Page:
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Response to eridani (Reply #7)

Tue Jul 1, 2014, 09:16 AM

8. there is no corporation here. just 2 moms on the ground.

and i certainly expected the usual reception here.
but i do this in person too, and anybody who thinks the teachers are protecting anyone but the teachers is the apologist. i dont AT ALL begrudge teachers their union or their contract.
but they dont speak for children. parents speak for children.
and this is what 2 very involved and passionate moms saw.
and like i said, this is a cps psych para describing the emotion, ginned up because rahm said fuck you lewis.
there was no negotiation before the strike was called. the superintendent threw in the towel, and fled the city for trying to deal with this woman.

but NO CORPORATIONS INVOLVED in the making of this rant, just me, and my neighbor. here in chicago.

if teachers here are of good will, they will read and discuss this without resorting to the usual insults. try to resist just calling long term members here liars because you dont agree with them.

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Response to mopinko (Reply #8)

Tue Jul 1, 2014, 05:19 PM

9. So your two moms don't think that poor kids deserve libraries or counselors? n/t

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Response to eridani (Reply #9)

Tue Jul 1, 2014, 08:04 PM

10. called a false equivalence

we are against schools that have become snake pits.

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Response to mopinko (Reply #10)

Wed Jul 2, 2014, 03:53 AM

11. Which you fix by closing their libraries? n/t

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Response to eridani (Reply #11)

Wed Jul 2, 2014, 07:53 AM

12. which you fix by closing half empty schools

so that you are not spread so thin.

and just ftr- the decision to have a library is NOT a central office decision. those sorts of staffing are made by principals. libraries, in case you missed it, are going out of vogue with kids. they are often rarely used these day.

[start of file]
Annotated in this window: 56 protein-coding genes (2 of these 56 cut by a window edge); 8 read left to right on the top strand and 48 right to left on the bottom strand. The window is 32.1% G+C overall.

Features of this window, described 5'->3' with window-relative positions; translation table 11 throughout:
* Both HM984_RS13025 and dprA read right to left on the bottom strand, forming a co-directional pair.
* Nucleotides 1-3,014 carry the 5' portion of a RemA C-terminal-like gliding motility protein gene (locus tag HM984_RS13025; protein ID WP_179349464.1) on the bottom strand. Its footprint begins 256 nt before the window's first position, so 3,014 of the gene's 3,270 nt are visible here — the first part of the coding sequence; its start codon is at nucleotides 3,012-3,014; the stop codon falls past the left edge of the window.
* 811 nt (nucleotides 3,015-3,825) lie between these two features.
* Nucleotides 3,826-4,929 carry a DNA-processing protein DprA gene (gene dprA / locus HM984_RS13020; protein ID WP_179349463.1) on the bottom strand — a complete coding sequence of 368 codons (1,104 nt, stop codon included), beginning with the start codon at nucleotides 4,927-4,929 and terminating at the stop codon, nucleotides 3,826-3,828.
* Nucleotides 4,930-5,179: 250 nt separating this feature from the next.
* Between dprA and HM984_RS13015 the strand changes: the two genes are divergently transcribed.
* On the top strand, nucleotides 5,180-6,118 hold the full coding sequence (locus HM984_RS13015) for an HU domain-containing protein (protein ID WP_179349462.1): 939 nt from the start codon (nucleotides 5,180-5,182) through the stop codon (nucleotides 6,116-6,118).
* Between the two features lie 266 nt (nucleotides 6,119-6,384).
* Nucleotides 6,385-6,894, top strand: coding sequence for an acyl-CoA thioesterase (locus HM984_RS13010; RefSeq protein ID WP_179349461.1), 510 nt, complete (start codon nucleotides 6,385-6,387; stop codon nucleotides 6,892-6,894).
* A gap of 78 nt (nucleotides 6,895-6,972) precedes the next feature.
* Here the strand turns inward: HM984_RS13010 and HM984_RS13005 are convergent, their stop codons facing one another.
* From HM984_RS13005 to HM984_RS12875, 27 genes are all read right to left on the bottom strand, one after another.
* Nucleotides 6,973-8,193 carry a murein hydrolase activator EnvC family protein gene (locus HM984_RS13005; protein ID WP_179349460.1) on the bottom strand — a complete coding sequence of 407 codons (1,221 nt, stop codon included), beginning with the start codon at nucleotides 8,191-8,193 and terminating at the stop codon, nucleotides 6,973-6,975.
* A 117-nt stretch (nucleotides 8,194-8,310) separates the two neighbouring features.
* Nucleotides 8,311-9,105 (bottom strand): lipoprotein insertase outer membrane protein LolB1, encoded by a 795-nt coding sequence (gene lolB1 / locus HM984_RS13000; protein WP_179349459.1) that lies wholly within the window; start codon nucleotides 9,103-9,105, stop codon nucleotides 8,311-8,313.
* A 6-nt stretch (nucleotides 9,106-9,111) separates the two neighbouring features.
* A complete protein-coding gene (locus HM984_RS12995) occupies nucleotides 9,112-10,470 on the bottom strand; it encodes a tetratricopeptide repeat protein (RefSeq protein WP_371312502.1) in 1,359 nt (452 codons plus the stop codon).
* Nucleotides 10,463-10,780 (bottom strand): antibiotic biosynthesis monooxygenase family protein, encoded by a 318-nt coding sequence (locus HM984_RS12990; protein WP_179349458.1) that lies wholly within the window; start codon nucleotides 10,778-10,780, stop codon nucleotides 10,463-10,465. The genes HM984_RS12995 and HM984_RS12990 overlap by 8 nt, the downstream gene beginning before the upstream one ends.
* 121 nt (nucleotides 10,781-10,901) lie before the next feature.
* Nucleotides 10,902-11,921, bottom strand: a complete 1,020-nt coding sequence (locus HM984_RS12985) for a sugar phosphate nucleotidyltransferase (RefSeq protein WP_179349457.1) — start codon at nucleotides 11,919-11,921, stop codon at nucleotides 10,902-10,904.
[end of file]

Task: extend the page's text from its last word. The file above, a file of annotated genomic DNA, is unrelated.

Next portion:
and in point of fact, getting rid of the staff slot, which is what was done, does not mean they set the books on fire, just that they dont have a full time librarian. with the longer day, i would assume that the libraries in every well managed school are getting a heavy workout, and there is now more staff available for that.

the system was in dire need of re-allignment, and some of these pits were in dire need of closing.
it does not, in fact, have anything to do with libraries.
it has everything to do with accountability. unfortunately the schools must correct their own errors, and rarely have the guts to do what needs to be done.
rahm put the hammer down on these pits, but karen lewis managed to make everyone, including those kids, that it was because they were black.
an ugly, ugly lie.

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Response to mopinko (Reply #12)

Wed Jul 2, 2014, 11:02 AM

13. Baloney. Central office determines the budget for each school.

You also think the "more staff" all have time to run a library as well as their other duties? As if teachers and other staff sit around needing more work to do? More baloney.

Karen Lewis has revolutionized her union in Chicago and is a model for unions across the country now. I'm proud to call her a friend. And yes, if I lived in Chicago, I'd vote for her as mayor in a heartbeat. She's far more progressive that Rahm and also more faithful to the principles of the Democratic party. Are we all still Democrats here?